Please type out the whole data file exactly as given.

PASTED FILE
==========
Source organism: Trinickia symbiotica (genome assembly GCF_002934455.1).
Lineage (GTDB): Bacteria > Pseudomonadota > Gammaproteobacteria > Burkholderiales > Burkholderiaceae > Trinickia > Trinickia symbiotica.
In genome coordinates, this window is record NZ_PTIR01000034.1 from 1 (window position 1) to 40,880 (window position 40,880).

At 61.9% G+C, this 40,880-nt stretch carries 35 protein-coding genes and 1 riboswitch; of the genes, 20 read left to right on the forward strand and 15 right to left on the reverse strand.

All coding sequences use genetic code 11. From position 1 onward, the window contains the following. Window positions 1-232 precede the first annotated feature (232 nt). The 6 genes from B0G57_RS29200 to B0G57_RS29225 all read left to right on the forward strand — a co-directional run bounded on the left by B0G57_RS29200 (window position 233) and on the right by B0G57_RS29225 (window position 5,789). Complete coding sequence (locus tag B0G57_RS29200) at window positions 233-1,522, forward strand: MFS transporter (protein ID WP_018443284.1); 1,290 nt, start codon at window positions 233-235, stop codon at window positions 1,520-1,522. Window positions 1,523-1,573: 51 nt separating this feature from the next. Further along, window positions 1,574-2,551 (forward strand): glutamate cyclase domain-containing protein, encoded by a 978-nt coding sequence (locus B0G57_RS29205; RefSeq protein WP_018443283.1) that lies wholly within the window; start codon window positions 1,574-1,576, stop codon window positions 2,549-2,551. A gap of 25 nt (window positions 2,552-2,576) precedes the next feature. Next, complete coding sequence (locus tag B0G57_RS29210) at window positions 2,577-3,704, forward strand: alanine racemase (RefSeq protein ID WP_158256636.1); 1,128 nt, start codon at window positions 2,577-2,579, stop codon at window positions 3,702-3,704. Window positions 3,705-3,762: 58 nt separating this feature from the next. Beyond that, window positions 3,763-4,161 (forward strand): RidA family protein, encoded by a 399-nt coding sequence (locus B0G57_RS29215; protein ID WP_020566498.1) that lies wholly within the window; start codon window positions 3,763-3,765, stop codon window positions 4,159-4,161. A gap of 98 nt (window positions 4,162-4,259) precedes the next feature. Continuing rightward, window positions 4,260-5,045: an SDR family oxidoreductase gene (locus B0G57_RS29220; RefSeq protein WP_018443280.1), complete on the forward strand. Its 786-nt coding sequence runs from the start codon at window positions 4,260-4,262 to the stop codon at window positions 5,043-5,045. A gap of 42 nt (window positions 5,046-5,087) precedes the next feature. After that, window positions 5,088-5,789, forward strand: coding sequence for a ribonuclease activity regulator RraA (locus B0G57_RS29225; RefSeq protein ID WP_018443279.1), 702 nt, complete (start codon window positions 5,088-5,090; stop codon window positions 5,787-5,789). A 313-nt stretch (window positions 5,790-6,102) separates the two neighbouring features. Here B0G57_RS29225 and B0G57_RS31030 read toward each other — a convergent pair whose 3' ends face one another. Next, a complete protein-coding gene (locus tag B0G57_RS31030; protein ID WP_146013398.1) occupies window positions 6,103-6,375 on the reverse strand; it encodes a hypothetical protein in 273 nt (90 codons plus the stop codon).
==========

Source organism: Trinickia symbiotica (genome assembly GCF_002934455.1).
Lineage (GTDB): Bacteria > Pseudomonadota > Gammaproteobacteria > Burkholderiales > Burkholderiaceae > Trinickia > Trinickia symbiotica.
In genome coordinates, this window is record NZ_PTIR01000034.1 from 1 (window position 1) to 40,880 (window position 40,880).

At 61.9% G+C, this 40,880-nt stretch carries 35 protein-coding genes and 1 riboswitch; of the genes, 20 read left to right on the forward strand and 15 right to left on the reverse strand.

All coding sequences use genetic code 11. From position 1 onward, the window contains the following. Window positions 1-232 precede the first annotated feature (232 nt). The 6 genes from B0G57_RS29200 to B0G57_RS29225 all read left to right on the forward strand — a co-directional run bounded on the left by B0G57_RS29200 (window position 233) and on the right by B0G57_RS29225 (window position 5,789). Complete coding sequence (locus tag B0G57_RS29200) at window positions 233-1,522, forward strand: MFS transporter (protein ID WP_018443284.1); 1,290 nt, start codon at window positions 233-235, stop codon at window positions 1,520-1,522. Window positions 1,523-1,573: 51 nt separating this feature from the next. Further along, window positions 1,574-2,551 (forward strand): glutamate cyclase domain-containing protein, encoded by a 978-nt coding sequence (locus B0G57_RS29205; RefSeq protein WP_018443283.1) that lies wholly within the window; start codon window positions 1,574-1,576, stop codon window positions 2,549-2,551. A gap of 25 nt (window positions 2,552-2,576) precedes the next feature. Next, complete coding sequence (locus tag B0G57_RS29210) at window positions 2,577-3,704, forward strand: alanine racemase (RefSeq protein ID WP_158256636.1); 1,128 nt, start codon at window positions 2,577-2,579, stop codon at window positions 3,702-3,704. Window positions 3,705-3,762: 58 nt separating this feature from the next. Beyond that, window positions 3,763-4,161 (forward strand): RidA family protein, encoded by a 399-nt coding sequence (locus B0G57_RS29215; protein ID WP_020566498.1) that lies wholly within the window; start codon window positions 3,763-3,765, stop codon window positions 4,159-4,161. A gap of 98 nt (window positions 4,162-4,259) precedes the next feature. Continuing rightward, window positions 4,260-5,045: an SDR family oxidoreductase gene (locus B0G57_RS29220; RefSeq protein WP_018443280.1), complete on the forward strand. Its 786-nt coding sequence runs from the start codon at window positions 4,260-4,262 to the stop codon at window positions 5,043-5,045. A gap of 42 nt (window positions 5,046-5,087) precedes the next feature. After that, window positions 5,088-5,789, forward strand: coding sequence for a ribonuclease activity regulator RraA (locus B0G57_RS29225; RefSeq protein ID WP_018443279.1), 702 nt, complete (start codon window positions 5,088-5,090; stop codon window positions 5,787-5,789). A 313-nt stretch (window positions 5,790-6,102) separates the two neighbouring features. Here B0G57_RS29225 and B0G57_RS31030 read toward each other — a convergent pair whose 3' ends face one another. Next, a complete protein-coding gene (locus tag B0G57_RS31030; protein ID WP_146013398.1) occupies window positions 6,103-6,375 on the reverse strand; it encodes a hypothetical protein in 273 nt (90 codons plus the stop codon).